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Recent news articles have highlighted the dangers facing sportsmen and the impact that decisions made by themselves and their team managers may have on their health and safety.
Spurs keeper Hugo Lloris chose to continue playing after losing consciousness after a head injury during a match. The decision by the football professionals to allow the player to keep playing has since been a hot topic in the headlines.
It has since been argued that the actions of the professionals to allow the player to continue playing were irresponsible and endangered the player’s health.
The question is whether the player’s decision to remain on the pitch after such an incident should have been overruled by his manager/trainers and whether consideration should be given for more involvement of medically trained staff to sign off on such decisions in future and for the decision not to be left to the individual and/or trainers.
Brain injury can be caused by either direct or indirect actions such as a blunt impact or trauma to the head or movement of the brain within the skull. The injury can be severe or minor and appropriate medical equipment such as CT Scans, MRI’S and x-rays may be needed to assess the true extent of the damage caused so without the equipment to hand symptoms must be assessed responsibly and with care.
Following the NHS guidelines loss of consciousness is a symptom of a severe head injury and while the symptom may not mean the individual has suffered a severe brain injury care should be taken when an individual suffers such a symptom.
NHS guidelines state that even if the loss of consciousness is for only a short period of time the individual should attend the accident and emergency department to be assessed thoroughly.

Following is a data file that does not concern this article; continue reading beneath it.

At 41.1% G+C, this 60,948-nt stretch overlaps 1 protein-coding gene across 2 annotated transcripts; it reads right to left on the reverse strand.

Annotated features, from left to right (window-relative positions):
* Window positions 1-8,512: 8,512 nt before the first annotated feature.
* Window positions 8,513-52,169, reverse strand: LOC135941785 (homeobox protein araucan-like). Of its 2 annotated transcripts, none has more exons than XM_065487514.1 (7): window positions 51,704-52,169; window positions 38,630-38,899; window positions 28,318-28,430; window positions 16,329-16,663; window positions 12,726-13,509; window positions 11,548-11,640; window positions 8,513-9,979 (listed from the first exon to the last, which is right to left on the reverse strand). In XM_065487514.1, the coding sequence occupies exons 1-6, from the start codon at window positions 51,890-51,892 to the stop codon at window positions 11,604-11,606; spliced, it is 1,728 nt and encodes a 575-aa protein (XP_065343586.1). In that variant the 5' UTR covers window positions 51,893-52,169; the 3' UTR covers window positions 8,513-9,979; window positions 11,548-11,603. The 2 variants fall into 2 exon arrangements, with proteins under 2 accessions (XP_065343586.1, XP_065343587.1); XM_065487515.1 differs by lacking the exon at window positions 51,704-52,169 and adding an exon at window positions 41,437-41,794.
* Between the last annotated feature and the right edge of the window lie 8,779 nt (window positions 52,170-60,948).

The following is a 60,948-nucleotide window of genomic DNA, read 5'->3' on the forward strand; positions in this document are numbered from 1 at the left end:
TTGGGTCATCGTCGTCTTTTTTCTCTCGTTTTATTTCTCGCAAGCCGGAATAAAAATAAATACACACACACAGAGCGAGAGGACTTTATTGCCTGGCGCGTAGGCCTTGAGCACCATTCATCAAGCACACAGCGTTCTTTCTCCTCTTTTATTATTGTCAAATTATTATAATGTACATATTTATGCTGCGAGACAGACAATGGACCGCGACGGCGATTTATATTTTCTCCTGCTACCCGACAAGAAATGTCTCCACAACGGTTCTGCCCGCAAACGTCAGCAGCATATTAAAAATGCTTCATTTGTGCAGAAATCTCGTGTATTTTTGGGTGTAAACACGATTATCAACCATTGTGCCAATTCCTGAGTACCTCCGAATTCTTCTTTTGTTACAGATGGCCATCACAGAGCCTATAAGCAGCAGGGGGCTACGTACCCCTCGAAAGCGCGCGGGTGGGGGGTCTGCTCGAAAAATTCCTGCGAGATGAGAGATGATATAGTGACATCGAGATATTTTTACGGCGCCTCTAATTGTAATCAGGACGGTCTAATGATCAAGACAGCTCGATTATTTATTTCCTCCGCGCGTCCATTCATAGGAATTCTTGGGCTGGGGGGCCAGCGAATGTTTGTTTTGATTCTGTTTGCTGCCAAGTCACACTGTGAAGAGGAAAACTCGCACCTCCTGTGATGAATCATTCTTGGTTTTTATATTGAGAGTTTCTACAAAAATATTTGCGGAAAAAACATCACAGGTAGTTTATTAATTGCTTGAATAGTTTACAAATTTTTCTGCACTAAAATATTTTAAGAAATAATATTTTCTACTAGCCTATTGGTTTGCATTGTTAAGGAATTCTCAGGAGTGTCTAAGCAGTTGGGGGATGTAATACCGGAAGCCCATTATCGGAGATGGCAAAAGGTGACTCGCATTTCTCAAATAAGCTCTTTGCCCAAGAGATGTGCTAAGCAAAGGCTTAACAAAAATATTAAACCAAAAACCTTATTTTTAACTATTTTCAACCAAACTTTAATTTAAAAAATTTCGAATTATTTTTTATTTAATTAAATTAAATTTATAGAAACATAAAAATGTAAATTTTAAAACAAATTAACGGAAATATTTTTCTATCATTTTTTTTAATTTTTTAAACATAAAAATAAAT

If an individual receives an impact to the head and suffers symptoms such as loss of consciousness trained healthcare professionals will diagnose the injury and its severity in accordance with what is known as The Glasgow Coma Scale. The GCS is a scale which ranges from of 3 – 15 with 3 being the most severe and any score below 8 being classed as a severe head injury which would require treatment in hospital in order for the medical professionals to observe the patient.
Head injuries can cause bleeding, blood clots and a build up of fluid all of which can put pressure on the brain and if an individual is assessed as having a severe head injury then as part of their recovery the NHS guidelines suggest that that person should be advised not play a contact sport for a period of three weeks and to get plenty of rest which suggests doing such can endanger the person’s health.
This leaves two questions left to consider? Were the professionals who assessed the player qualified to make the assessment based on the above approved medical scale as if not, should the player’s decision have been overruled by the management team to ensure his health was not further endangered? And, who should the decision lie with to seek further medical attention, the managers/ trainers or the individual?
A head injury can cause serious brain injury and all precautions should be made to ensure an injured person’s health and safety is not further endangered but the question truly to be debated is whether an individual’s choice to seek medical treatment after such an incident should be overruled by professionals.
Cormac Reynolds is a writer and a claims specialist he has written for a number of sites in this area. He has worked for a long time on articles like this one and writes regularly for Claims Liverpool.
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- Brain injuries are nothing to play with (denverpost.com)
- Football and rugby players’ head injuries raise brain damage risk (telegraph.co.uk)
- How dangerous is it play on after being knocked out? (bbc.co.uk)
- Tottenham labelled ‘dangerous and irresponsible’ for leaving Hugo Lloris on pitch after head injury (mirror.co.uk)